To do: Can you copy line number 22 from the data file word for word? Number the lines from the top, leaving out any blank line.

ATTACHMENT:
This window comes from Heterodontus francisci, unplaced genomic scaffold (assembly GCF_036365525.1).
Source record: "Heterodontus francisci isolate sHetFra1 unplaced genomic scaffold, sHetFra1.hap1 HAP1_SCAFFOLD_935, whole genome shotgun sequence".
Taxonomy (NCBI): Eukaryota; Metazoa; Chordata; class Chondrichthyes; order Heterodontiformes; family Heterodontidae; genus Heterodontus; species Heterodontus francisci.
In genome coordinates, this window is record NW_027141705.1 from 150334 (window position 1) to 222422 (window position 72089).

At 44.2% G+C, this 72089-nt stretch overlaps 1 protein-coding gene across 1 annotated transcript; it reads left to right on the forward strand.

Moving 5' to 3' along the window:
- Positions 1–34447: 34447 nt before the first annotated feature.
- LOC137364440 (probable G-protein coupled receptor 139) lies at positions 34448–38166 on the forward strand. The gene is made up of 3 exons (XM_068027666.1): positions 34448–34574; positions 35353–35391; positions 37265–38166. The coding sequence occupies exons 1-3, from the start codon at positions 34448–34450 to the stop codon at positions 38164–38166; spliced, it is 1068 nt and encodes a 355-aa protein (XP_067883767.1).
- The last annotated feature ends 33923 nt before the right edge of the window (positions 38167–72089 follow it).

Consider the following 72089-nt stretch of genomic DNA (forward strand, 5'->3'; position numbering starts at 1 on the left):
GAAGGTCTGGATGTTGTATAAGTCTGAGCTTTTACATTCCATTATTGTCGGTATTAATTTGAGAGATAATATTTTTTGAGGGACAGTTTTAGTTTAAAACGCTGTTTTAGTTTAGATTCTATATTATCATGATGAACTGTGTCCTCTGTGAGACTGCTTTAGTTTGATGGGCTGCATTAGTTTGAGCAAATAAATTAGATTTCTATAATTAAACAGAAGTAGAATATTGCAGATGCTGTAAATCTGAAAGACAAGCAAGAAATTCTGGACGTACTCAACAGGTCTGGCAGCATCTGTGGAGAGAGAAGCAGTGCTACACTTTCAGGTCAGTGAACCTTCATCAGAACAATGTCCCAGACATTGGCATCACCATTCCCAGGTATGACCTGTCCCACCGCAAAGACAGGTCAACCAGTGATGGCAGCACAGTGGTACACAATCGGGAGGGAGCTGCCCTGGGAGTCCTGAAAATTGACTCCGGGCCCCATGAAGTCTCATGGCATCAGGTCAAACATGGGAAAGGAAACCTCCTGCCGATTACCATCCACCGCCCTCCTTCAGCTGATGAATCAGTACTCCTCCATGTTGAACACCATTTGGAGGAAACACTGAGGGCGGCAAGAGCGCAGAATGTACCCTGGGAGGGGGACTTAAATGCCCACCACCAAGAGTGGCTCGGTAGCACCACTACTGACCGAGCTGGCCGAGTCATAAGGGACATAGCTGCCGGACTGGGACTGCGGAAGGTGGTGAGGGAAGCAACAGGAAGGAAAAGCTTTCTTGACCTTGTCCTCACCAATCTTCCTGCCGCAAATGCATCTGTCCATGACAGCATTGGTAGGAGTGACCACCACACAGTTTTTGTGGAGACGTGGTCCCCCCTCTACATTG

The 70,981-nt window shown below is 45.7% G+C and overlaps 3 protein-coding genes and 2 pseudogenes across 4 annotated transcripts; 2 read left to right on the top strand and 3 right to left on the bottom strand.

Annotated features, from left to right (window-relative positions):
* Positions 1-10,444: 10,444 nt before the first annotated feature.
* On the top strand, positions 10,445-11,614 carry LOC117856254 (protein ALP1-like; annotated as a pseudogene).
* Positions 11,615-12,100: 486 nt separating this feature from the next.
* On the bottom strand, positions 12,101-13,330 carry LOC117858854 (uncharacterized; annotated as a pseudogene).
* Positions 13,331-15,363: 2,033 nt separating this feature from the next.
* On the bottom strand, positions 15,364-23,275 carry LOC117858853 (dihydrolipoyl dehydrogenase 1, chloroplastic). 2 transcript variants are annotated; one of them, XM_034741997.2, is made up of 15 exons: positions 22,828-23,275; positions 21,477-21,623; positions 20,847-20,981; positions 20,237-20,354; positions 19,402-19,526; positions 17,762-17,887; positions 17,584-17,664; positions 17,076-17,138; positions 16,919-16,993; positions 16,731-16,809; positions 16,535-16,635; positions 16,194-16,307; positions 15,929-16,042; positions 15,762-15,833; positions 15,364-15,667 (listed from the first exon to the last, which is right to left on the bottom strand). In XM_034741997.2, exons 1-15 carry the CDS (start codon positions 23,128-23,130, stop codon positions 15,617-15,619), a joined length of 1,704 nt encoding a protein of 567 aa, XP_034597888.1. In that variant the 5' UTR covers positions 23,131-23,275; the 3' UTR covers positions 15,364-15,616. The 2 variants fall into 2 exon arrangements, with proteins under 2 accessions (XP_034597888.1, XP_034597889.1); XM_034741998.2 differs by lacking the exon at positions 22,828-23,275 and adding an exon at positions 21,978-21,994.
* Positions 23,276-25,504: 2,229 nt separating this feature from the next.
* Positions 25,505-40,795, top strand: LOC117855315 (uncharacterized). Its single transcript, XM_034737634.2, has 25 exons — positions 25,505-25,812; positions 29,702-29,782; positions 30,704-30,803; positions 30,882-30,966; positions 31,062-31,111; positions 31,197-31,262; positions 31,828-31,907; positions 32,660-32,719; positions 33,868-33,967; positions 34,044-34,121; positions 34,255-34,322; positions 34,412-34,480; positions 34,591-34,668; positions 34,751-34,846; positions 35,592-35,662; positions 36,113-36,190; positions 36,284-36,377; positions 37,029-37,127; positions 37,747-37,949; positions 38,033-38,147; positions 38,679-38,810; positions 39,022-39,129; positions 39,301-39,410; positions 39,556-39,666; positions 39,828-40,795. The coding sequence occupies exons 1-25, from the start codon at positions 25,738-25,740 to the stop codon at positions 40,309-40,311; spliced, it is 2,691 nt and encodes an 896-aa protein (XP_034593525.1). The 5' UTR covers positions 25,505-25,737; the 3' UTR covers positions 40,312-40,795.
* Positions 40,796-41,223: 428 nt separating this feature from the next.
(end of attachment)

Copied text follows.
* Positions 40,796-41,223: 428 nt separating this feature from the next.